Rick J. Krause

4535 NW 36th St
Okahoma City, OK


Fundamentally, Tai Chi developed out of the tradition of therapeutic exercise in Asia, most notably in China and India.

In both cultures, history and archaeology indicate that well before the birth of Christ, these cultures had rich traditions of therapeutic exercise.

These traditions were and are to this day different in orientation from exercise science in the West. In Asia, exercise is typically combined with philosophical principles and a meditative frame of mind.

To see this, it is helpful to look at the meaning of the word "Tai Chi." This is a philosophical principle in Chinese culture which indicates the integration of Yin and Yang (or active and passive energies) such that a great harmony results.

This can be contrasted with the most common tradition of therapeutic exercise in India, Hatha Yoga. The words "Hatha Yoga" mean sun (ha) and moon (tha) yoked together in unity, indicating that the principles of Hatha Yoga and Tai Chi are very similar in concept.

There is no doubt, however, that as time went on, these exercise systems in China and India, respectively, developed some differences in character and emphasis. They have always retained, however, the use of similar philosophical ideas and an emphasis on meditative mindfulness.

About 500 A.D., legend has it that the first patriarch of Buddhism, called Ta Mo, visited China. At about that date, Ta Mo is considered to have arrived at Shaolim Temple in China from Northern India.

Reportedly, he found the monks to be unhealthy from lack of exercise, so he developed exercises that would promote their health. In China, a culture with frequently warring states, these exercises also developed martial qualities for self-defense.

Presumably, these exercise traditions of physical development based on philosophical ideas continued in the Chinese Shaolim Temple and in other Taoist termples until the 14th Century; a Taoist Monk, Chang San-Feng, developed the first true Tai Chi exercises.

One of the various stories that exist about the development of Tai Chi tells of Chang looking for an effective and spiritually acceptable martial art, with which he could travel safely through China. Supposedly, he was inspired by watching the movements of a snake and a crane fighting.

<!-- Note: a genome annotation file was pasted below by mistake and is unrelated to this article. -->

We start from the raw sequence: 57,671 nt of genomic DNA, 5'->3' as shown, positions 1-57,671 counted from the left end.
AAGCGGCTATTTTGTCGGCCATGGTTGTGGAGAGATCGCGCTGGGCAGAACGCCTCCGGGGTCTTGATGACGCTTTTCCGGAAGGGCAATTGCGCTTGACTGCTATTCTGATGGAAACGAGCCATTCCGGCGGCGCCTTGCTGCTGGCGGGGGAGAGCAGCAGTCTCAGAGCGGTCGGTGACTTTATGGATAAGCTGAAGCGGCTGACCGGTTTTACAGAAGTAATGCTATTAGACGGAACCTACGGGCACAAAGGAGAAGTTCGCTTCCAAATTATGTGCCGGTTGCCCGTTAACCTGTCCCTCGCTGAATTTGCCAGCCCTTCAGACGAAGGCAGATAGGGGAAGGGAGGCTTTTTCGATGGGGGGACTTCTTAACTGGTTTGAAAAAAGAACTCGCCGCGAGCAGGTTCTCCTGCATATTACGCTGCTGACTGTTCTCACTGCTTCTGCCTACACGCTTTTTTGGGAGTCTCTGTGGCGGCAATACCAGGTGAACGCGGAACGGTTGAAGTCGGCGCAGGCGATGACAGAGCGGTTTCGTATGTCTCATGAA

Although there is little historic certainty about these legends, they definitely indicate that the Taoists of this period in China developed a qualitatively different form of meditative health exercise which could also be used as an effective form of self-defense.

Historically, Tai Chi only became known and taught publicly (as opposed to being taught secretly in Taoist temples) in the 18th Century, when Yang Lu-Chan (1799- 1872) founded a school in Peking to teach Tai Chi openly to the public.

Yang had managed to learn his art from the Ch-en family, who had never previously taught anyone outside their own family. To this day, the Yang style is the most popular style of Tai Chi in the world.

Several other styles of Tai Chi, such as Wu, Sun, and Kuo, have also developed, and the original Ch-en style has evolved into a very widely practiced form of Tai Chi in China.

These Tai Chi styles are also complemented by related therapeutic movement arts, such as Pa Kua Chang, Hsing-I, Ch'uan, and Qi Gong.

These forms of exercise can be loosely called Tai Chi because they incorporate the philosophical principles mentioned above. Specifically speaking, the term Tai Chi is a philosophical term which means (as mentioned earlier) the great harmony or peace that results from following the way of balancing duality in life.

Americans and other Westerners have come to use Tai Chi as a generic term for Chinese internal health and martial arts. To be technically correct, however, the word "Ch'uan" or boxing martial arts, is used in the full name of this art, Tai Chi Chu'an.

Whatever it is called, Tai Chi continues to evolve from its mysterious beginning in Asia thousands of years ago.

Many people claim that the greatest masters of Tai Chi still live in China, but thousands of people all over the world are now practicing and developing Tai Chi. Some of them are practicing right here in Oklahoma City.